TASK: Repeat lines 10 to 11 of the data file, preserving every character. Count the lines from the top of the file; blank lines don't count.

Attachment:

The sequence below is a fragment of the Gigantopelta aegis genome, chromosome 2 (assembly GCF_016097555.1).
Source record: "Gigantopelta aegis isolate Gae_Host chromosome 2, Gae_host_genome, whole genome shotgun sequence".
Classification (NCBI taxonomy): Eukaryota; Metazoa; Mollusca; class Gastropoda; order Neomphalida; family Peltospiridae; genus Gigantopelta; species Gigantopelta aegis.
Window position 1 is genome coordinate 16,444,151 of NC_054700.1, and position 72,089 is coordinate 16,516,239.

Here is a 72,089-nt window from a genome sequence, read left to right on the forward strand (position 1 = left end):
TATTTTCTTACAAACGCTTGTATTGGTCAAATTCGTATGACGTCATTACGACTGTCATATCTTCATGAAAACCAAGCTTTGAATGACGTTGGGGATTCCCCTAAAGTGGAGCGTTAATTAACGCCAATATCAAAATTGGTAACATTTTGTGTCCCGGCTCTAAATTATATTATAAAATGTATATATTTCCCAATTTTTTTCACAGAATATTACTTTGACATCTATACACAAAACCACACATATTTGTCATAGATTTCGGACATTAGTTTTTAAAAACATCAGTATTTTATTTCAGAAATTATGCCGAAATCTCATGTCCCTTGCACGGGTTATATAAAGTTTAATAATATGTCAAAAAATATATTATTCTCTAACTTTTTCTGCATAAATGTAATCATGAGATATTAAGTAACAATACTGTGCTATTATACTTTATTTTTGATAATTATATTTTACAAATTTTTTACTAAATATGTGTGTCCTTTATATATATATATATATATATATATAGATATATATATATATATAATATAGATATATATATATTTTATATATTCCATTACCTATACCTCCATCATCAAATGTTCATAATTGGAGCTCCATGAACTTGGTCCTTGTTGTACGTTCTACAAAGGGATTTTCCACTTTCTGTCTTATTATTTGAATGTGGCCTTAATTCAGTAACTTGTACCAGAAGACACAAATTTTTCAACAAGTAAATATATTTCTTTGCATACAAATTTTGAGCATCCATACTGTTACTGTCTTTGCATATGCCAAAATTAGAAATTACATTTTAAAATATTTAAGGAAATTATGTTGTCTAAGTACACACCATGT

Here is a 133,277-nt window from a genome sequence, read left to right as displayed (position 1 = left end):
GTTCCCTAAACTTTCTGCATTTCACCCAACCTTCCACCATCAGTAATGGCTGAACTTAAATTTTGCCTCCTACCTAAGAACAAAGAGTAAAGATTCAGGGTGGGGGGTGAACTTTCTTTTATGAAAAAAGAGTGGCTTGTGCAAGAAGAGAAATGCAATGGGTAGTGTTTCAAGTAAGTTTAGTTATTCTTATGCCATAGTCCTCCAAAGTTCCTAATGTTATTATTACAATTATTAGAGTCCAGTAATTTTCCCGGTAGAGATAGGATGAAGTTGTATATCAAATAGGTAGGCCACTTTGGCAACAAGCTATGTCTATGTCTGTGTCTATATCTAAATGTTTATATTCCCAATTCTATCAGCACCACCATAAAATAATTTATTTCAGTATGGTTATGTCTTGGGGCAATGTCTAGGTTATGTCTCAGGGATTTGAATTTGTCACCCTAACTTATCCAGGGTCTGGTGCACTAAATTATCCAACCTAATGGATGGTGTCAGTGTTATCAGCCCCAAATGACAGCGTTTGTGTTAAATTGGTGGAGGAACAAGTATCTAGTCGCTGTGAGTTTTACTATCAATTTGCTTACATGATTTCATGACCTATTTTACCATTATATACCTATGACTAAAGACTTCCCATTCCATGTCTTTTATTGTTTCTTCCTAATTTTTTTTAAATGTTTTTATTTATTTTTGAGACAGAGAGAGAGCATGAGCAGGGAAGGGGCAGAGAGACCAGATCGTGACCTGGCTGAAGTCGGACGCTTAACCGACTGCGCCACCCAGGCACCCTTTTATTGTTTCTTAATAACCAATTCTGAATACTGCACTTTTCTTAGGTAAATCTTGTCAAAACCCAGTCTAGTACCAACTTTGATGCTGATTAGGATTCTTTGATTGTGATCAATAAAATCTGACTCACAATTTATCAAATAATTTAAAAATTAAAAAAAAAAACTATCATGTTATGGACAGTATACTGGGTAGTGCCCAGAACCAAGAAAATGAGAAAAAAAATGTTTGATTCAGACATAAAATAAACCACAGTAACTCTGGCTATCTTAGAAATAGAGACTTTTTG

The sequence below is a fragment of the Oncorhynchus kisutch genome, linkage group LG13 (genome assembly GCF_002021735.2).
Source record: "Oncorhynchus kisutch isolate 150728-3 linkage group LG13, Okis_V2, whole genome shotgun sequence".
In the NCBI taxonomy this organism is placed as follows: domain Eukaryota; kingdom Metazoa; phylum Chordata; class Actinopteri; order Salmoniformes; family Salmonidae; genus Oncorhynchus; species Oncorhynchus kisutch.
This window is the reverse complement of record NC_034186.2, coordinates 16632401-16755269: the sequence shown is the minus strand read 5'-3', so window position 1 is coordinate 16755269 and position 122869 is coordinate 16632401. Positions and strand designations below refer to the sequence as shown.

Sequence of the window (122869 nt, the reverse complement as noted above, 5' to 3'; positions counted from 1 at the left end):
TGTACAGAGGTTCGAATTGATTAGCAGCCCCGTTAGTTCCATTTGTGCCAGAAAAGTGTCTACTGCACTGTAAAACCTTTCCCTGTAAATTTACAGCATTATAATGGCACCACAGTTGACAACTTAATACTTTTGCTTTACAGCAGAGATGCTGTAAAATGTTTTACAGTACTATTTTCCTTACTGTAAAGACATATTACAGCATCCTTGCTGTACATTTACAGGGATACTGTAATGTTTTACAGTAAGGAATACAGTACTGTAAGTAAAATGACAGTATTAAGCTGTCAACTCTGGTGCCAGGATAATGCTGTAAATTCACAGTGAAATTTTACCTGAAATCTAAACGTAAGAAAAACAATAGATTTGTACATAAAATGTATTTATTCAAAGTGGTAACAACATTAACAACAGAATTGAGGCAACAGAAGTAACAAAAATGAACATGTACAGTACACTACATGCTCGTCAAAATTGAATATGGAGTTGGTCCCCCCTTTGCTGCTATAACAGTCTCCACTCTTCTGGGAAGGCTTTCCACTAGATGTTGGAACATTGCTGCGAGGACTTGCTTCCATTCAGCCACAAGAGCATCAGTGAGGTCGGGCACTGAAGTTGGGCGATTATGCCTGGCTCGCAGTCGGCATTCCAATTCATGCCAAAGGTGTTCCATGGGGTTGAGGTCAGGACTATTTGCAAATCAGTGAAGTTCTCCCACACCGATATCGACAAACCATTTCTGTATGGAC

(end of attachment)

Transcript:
Source record: "Oncorhynchus kisutch isolate 150728-3 linkage group LG13, Okis_V2, whole genome shotgun sequence".
In the NCBI taxonomy this organism is placed as follows: domain Eukaryota; kingdom Metazoa; phylum Chordata; class Actinopteri; order Salmoniformes; family Salmonidae; genus Oncorhynchus; species Oncorhynchus kisutch.